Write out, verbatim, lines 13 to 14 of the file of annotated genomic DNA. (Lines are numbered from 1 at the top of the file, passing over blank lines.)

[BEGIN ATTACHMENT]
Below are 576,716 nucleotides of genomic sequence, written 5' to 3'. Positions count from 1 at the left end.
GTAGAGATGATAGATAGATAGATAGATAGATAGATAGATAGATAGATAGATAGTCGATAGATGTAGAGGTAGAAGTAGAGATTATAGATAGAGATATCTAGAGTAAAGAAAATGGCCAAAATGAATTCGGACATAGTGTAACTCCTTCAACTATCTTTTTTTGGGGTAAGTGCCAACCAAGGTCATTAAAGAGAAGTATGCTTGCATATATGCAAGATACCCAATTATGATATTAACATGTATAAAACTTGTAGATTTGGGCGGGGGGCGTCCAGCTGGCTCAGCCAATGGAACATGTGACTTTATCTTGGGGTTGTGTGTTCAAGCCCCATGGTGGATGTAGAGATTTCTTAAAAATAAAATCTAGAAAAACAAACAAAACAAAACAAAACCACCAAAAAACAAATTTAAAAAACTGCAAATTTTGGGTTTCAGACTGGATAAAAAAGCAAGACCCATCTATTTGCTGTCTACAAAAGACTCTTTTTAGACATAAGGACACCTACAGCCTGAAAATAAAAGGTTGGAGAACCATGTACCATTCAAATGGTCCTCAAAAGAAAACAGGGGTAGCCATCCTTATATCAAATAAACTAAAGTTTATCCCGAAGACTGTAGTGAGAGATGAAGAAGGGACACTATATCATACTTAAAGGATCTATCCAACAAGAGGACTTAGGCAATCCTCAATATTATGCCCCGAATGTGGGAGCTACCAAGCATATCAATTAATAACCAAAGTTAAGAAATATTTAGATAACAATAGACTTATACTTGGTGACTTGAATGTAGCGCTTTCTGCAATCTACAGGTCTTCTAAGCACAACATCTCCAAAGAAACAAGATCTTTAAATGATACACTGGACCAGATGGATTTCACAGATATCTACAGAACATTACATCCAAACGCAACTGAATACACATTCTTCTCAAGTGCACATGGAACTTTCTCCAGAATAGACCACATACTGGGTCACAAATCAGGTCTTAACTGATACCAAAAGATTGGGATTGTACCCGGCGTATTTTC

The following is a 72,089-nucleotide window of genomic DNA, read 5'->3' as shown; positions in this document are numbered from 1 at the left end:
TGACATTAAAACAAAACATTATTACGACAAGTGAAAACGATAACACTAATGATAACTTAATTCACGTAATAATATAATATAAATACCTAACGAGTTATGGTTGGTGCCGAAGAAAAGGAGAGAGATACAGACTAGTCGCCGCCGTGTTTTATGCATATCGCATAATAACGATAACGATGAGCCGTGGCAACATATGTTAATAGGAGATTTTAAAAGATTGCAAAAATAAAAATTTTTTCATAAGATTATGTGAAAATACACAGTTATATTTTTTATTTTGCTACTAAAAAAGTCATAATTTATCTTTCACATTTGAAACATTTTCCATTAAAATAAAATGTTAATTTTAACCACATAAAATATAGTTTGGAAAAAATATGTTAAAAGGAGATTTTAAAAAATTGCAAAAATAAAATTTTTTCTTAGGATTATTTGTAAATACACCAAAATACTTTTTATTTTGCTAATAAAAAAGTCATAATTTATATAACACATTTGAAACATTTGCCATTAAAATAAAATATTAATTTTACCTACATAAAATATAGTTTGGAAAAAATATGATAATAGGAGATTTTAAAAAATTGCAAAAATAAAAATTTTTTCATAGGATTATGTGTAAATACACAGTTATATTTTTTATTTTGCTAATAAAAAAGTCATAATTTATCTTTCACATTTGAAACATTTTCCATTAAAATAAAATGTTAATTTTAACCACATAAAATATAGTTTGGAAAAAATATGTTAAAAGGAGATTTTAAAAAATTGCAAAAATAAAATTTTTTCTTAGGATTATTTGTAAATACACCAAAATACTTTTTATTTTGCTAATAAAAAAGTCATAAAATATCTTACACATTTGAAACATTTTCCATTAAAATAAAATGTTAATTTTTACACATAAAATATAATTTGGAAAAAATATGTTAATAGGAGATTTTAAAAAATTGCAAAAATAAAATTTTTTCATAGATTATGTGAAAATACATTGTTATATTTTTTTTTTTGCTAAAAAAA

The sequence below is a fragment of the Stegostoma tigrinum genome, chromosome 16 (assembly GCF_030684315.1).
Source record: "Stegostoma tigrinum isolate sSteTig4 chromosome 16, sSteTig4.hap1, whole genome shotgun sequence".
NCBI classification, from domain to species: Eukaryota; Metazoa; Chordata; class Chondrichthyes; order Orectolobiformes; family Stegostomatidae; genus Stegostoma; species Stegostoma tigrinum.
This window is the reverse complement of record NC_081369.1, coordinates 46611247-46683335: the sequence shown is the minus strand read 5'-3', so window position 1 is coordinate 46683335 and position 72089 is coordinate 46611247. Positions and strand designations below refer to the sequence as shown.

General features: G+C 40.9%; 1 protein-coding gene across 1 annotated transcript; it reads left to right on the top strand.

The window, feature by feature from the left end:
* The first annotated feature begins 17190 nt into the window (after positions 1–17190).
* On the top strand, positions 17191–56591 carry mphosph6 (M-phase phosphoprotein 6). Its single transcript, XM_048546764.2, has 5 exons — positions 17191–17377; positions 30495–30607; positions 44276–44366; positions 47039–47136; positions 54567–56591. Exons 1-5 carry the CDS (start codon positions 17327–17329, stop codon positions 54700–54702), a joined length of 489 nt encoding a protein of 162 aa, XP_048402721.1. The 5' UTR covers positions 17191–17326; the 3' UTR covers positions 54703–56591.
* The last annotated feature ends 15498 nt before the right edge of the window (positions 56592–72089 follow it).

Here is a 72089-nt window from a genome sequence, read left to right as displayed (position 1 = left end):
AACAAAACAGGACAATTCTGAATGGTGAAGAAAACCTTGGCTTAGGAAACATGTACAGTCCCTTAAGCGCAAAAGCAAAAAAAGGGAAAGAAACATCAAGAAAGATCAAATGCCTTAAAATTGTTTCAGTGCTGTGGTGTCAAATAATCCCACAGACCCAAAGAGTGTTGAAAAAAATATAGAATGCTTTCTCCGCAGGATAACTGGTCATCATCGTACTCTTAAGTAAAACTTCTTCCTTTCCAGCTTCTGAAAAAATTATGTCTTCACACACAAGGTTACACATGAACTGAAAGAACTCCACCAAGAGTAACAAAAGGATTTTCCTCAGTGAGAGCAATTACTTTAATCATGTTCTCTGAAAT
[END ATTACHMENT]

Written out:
* The last annotated feature ends 15498 nt before the right edge of the window (positions 56592–72089 follow it).

Here is a 72089-nt window from a genome sequence, read left to right as displayed (position 1 = left end):